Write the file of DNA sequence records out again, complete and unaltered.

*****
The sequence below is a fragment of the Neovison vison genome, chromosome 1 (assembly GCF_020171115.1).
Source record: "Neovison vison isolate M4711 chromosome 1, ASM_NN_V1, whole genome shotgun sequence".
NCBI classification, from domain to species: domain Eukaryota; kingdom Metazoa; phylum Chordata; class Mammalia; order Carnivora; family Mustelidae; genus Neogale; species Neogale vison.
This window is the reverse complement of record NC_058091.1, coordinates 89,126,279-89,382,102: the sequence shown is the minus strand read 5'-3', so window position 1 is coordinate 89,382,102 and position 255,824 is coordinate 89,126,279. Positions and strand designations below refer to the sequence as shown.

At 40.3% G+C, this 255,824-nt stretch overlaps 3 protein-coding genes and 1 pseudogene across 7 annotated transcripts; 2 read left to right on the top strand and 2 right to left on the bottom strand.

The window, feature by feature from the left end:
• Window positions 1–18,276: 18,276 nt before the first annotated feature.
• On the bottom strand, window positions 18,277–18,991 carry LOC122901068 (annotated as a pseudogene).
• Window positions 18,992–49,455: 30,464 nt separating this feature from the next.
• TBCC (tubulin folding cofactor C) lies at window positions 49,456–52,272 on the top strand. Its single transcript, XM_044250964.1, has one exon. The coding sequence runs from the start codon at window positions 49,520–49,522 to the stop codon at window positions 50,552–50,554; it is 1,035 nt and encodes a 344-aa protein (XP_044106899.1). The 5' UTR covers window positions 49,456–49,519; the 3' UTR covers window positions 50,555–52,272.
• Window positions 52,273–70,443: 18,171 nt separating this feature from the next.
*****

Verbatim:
The sequence below is a fragment of the Neovison vison genome, chromosome 1 (assembly GCF_020171115.1).
Source record: "Neovison vison isolate M4711 chromosome 1, ASM_NN_V1, whole genome shotgun sequence".
NCBI classification, from domain to species: domain Eukaryota; kingdom Metazoa; phylum Chordata; class Mammalia; order Carnivora; family Mustelidae; genus Neogale; species Neogale vison.
This window is the reverse complement of record NC_058091.1, coordinates 89,126,279-89,382,102: the sequence shown is the minus strand read 5'-3', so window position 1 is coordinate 89,382,102 and position 255,824 is coordinate 89,126,279. Positions and strand designations below refer to the sequence as shown.

At 40.3% G+C, this 255,824-nt stretch overlaps 3 protein-coding genes and 1 pseudogene across 7 annotated transcripts; 2 read left to right on the top strand and 2 right to left on the bottom strand.

The window, feature by feature from the left end:
• Window positions 1–18,276: 18,276 nt before the first annotated feature.
• On the bottom strand, window positions 18,277–18,991 carry LOC122901068 (annotated as a pseudogene).
• Window positions 18,992–49,455: 30,464 nt separating this feature from the next.
• TBCC (tubulin folding cofactor C) lies at window positions 49,456–52,272 on the top strand. Its single transcript, XM_044250964.1, has one exon. The coding sequence runs from the start codon at window positions 49,520–49,522 to the stop codon at window positions 50,552–50,554; it is 1,035 nt and encodes a 344-aa protein (XP_044106899.1). The 5' UTR covers window positions 49,456–49,519; the 3' UTR covers window positions 50,555–52,272.
• Window positions 52,273–70,443: 18,171 nt separating this feature from the next.